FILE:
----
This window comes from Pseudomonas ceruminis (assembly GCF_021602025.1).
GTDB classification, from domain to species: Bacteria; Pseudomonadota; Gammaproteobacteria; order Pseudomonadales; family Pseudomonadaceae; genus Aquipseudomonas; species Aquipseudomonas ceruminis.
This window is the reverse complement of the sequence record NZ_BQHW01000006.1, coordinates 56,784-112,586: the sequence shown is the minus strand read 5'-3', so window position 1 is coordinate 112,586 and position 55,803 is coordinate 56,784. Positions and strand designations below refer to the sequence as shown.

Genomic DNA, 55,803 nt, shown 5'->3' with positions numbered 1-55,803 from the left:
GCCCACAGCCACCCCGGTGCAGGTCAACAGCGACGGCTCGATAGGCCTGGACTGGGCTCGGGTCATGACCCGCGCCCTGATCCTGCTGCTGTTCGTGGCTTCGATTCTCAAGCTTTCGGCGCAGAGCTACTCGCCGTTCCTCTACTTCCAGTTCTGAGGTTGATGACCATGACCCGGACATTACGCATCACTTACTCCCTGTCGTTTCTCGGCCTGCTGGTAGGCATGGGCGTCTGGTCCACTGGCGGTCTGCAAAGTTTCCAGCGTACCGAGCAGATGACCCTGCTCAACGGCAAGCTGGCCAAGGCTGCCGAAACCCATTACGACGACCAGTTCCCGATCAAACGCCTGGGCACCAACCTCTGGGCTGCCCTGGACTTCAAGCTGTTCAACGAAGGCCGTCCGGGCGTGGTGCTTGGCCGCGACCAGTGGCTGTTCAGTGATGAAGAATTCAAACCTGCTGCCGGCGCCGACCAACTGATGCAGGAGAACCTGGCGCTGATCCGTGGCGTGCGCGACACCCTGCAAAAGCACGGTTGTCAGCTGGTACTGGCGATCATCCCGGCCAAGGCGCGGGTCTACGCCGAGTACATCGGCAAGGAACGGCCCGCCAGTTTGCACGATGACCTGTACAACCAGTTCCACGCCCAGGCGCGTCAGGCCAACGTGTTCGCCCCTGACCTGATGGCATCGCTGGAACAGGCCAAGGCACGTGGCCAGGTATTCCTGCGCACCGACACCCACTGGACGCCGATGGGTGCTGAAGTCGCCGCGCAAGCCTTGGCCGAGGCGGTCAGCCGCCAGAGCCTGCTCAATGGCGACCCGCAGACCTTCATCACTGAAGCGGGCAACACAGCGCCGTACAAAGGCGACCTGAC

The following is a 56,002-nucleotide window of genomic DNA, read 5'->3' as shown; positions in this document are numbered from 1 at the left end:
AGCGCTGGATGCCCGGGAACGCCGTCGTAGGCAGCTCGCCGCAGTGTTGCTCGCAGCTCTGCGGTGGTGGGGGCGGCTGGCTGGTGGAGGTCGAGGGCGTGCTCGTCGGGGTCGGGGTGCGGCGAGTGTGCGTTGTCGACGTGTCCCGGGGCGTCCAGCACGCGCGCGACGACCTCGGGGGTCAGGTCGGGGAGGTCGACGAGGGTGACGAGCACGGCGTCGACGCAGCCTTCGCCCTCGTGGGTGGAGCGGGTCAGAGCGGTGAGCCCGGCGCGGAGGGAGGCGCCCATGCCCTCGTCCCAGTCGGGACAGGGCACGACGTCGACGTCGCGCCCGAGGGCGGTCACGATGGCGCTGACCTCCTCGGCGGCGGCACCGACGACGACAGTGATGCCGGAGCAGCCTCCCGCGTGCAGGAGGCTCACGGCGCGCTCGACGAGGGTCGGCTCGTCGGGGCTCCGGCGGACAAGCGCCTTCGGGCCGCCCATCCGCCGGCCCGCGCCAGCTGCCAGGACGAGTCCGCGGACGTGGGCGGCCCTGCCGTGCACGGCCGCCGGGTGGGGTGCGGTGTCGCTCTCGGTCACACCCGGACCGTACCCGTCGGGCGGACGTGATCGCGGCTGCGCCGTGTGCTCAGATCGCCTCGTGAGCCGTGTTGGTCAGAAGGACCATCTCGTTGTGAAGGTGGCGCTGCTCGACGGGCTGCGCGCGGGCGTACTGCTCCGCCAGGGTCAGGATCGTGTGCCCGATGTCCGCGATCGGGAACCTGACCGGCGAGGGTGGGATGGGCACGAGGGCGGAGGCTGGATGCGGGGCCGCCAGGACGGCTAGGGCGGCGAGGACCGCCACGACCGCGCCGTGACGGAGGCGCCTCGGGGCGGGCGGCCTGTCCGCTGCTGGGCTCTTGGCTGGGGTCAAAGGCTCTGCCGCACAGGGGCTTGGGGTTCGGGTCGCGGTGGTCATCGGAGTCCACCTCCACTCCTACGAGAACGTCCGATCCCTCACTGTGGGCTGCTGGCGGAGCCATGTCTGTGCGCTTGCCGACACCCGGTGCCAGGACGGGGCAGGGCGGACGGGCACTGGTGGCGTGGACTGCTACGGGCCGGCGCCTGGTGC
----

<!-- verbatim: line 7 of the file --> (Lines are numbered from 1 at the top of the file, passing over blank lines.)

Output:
AGCGCTGGATGCCCGGGAACGCCGTCGTAGGCAGCTCGCCGCAGTGTTGCTCGCAGCTCTGCGGTGGTGGGGGCGGCTGGCTGGTGGAGGTCGAGGGCGTGCTCGTCGGGGTCGGGGTGCGGCGAGTGTGCGTTGTCGACGTGTCCCGGGGCGTCCAGCACGCGCGCGACGACCTCGGGGGTCAGGTCGGGGAGGTCGACGAGGGTGACGAGCACGGCGTCGACGCAGCCTTCGCCCTCGTGGGTGGAGCGGGTCAGAGCGGTGAGCCCGGCGCGGAGGGAGGCGCCCATGCCCTCGTCCCAGTCGGGACAGGGCACGACGTCGACGTCGCGCCCGAGGGCGGTCACGATGGCGCTGACCTCCTCGGCGGCGGCACCGACGACGACAGTGATGCCGGAGCAGCCTCCCGCGTGCAGGAGGCTCACGGCGCGCTCGACGAGGGTCGGCTCGTCGGGGCTCCGGCGGACAAGCGCCTTCGGGCCGCCCATCCGCCGGCCCGCGCCAGCTGCCAGGACGAGTCCGCGGACGTGGGCGGCCCTGCCGTGCACGGCCGCCGGGTGGGGTGCGGTGTCGCTCTCGGTCACACCCGGACCGTACCCGTCGGGCGGACGTGATCGCGGCTGCGCCGTGTGCTCAGATCGCCTCGTGAGCCGTGTTGGTCAGAAGGACCATCTCGTTGTGAAGGTGGCGCTGCTCGACGGGCTGCGCGCGGGCGTACTGCTCCGCCAGGGTCAGGATCGTGTGCCCGATGTCCGCGATCGGGAACCTGACCGGCGAGGGTGGGATGGGCACGAGGGCGGAGGCTGGATGCGGGGCCGCCAGGACGGCTAGGGCGGCGAGGACCGCCACGACCGCGCCGTGACGGAGGCGCCTCGGGGCGGGCGGCCTGTCCGCTGCTGGGCTCTTGGCTGGGGTCAAAGGCTCTGCCGCACAGGGGCTTGGGGTTCGGGTCGCGGTGGTCATCGGAGTCCACCTCCACTCCTACGAGAACGTCCGATCCCTCACTGTGGGCTGCTGGCGGAGCCATGTCTGTGCGCTTGCCGACACCCGGTGCCAGGACGGGGCAGGGCGGACGGGCACTGGTGGCGTGGACTGCTACGGGCCGGCGCCTGGTGC